IMPDP> Master table "SYS"."TSPITR_IMP_Fkyk_kvas" successfully loaded/unloaded
   IMPDP> Starting "SYS"."TSPITR_IMP_Fkyk_kvas":
   IMPDP> Processing object type TABLE_EXPORT/TABLE/TABLE
   IMPDP> Processing object type TABLE_EXPORT/TABLE/TABLE_DATA
   IMPDP> . . imported "PINI"."EMP"                                5.476 KB       1 rows
   IMPDP> Processing object type TABLE_EXPORT/TABLE/STATISTICS/TABLE_STATISTICS
   IMPDP> Processing object type TABLE_EXPORT/TABLE/STATISTICS/MARKER
   IMPDP> Job "SYS"."TSPITR_IMP_Fkyk_kvas" successfully completed at Mon Sep 7 14:13:05 2015 elapsed 0 00:00:11
Import completed


Removing automatic instance
Automatic instance removed
auxiliary instance file /oravl01/recover/O12102NP/datafile/o1_mf_temp_bytw2co8_.tmp deleted
auxiliary instance file /oravl01/recover/FKYK_PITR_O12102NP/onlinelog/o1_mf_3_bytw4md4_.log deleted
auxiliary instance file /oravl01/recover/FKYK_PITR_O12102NP/onlinelog/o1_mf_2_bytw4m1t_.log deleted
auxiliary instance file /oravl01/recover/FKYK_PITR_O12102NP/onlinelog/o1_mf_1_bytw4lhq_.log deleted
auxiliary instance file /oravl01/recover/FKYK_PITR_O12102NP/datafile/o1_mf_users_bytw4gos_.dbf deleted
auxiliary instance file /oravl01/recover/O12102NP/datafile/o1_mf_sysaux_bytvy598_.dbf deleted
auxiliary instance file /oravl01/recover/O12102NP/datafile/o1_mf_undotbs1_bytvy590_.dbf deleted
auxiliary instance file /oravl01/recover/O12102NP/datafile/o1_mf_system_bytvy59h_.dbf deleted
auxiliary instance file /oravl01/recover/O12102NP/controlfile/o1_mf_bytvxw4w_.ctl deleted
auxiliary instance file tspitr_Fkyk_10996.dmp deleted
Finished recover at 07-SEP-15
That's it!
The EMP table is now available in the source instance with the data which is relevant to the selected time period (in my case to SCN 25427549):
SQL> select * from emp;
        ID NAME
---------- --------------------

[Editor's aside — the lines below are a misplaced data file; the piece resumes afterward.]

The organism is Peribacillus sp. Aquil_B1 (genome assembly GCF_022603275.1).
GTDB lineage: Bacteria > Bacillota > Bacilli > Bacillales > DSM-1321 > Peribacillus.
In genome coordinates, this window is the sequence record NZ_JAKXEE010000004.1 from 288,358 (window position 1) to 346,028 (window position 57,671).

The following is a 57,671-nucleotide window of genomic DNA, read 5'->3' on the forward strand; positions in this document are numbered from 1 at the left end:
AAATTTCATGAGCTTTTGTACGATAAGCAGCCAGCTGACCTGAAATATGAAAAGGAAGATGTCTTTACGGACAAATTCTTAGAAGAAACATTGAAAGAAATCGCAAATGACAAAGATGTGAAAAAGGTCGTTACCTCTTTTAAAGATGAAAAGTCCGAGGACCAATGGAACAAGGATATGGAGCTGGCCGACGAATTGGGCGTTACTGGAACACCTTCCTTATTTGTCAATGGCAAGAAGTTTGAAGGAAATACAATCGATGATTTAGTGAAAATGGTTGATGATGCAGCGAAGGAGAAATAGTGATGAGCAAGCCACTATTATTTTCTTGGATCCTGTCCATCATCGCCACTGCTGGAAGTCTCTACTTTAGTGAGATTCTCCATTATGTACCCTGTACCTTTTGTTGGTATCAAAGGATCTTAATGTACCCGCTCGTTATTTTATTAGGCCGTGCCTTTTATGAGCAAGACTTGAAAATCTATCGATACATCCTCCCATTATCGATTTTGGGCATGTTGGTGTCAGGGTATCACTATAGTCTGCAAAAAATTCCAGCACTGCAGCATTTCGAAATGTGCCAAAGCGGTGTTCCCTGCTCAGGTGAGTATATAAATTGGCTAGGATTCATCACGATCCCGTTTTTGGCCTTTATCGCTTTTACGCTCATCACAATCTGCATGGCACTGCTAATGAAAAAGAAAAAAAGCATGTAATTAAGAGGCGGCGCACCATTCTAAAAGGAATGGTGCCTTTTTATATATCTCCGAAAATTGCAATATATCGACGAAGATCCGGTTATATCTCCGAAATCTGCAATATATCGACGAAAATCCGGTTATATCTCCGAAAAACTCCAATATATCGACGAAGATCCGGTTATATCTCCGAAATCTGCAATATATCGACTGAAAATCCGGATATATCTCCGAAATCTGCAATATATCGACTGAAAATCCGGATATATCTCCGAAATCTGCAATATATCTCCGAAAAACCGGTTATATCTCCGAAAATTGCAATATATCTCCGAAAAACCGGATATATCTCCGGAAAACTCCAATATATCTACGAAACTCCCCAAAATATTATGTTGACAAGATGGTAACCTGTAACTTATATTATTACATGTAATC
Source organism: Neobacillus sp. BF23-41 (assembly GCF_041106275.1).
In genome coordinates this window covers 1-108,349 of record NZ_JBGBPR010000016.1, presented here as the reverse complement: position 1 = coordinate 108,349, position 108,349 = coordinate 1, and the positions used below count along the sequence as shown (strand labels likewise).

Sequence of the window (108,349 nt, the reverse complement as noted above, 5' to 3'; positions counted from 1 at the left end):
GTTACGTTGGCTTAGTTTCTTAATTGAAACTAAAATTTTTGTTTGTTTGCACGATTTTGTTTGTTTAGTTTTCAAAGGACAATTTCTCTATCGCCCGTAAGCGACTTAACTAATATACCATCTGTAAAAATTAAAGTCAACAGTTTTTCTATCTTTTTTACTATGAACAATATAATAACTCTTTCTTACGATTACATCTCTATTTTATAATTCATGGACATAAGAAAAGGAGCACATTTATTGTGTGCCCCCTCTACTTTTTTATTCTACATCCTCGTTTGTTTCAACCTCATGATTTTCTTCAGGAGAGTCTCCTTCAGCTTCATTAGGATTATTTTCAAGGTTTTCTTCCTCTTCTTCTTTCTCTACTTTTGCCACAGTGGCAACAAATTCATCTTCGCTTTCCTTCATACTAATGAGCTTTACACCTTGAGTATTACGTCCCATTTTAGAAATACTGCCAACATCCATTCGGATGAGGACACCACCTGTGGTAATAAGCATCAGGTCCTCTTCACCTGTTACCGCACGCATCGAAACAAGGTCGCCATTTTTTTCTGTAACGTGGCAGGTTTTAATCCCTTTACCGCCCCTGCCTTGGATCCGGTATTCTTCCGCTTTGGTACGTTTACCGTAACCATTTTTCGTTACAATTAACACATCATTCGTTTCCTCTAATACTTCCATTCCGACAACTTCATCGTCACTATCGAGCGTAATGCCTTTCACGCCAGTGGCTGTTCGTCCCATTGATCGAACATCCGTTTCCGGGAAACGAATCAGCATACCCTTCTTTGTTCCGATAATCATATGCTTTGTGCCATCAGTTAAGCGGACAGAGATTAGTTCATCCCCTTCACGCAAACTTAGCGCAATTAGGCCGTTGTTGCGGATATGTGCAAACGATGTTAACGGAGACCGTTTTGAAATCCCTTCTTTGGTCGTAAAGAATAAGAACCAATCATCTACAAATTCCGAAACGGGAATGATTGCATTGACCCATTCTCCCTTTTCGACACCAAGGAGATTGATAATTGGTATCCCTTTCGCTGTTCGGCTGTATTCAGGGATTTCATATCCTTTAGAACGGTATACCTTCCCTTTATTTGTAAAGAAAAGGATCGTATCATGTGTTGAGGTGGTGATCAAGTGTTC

1 DAVID

Few Notes:
  • You can specify a different location for the dump file using the DATAPUMP DESTINATION clause
  • During the last step of this process, i.e. during the import step, you may choose to import the table to a new table name and not to its original name using the REMAP TABLE clause
  • During the last step of this process, i.e. during the import step, you may choose to import the table to a new tablespace and not to its original tablespace using the REMAP TABLESPACE clause
  • If you prefer to have a dump file point in time export backup without actually importing it backup to the target (source) database, use the NOTABLEIMPORT clause
Conclusions
  • This feature requires minimum work and effort from the DBA
  • Due to the fact that as part of the recovery process RMAN needs to restore an auxiliary instance, and also export and import the relevant table/s, this whole process has an overhead (mainly in terms of I/O load), therefore If you can use other options for recovering the table (such as Flashback Table/Flashback Drop) you should use them and avoid using this feature. Also, table-recovery using this feature takes much longer than using the Flashback drop/Flashback table
  • When you can't use Flashback drop/Flashback table to recover the table, you may find this feature very useful.
  • This feature is available with the Enterprise Edition only

2 comments:

  1. Tablespace Point-in-Time Recovery requires Enterprise Edition

    ReplyDelete
  2. Thanks for this comment Rohit! I've added this information to this post.

    ReplyDelete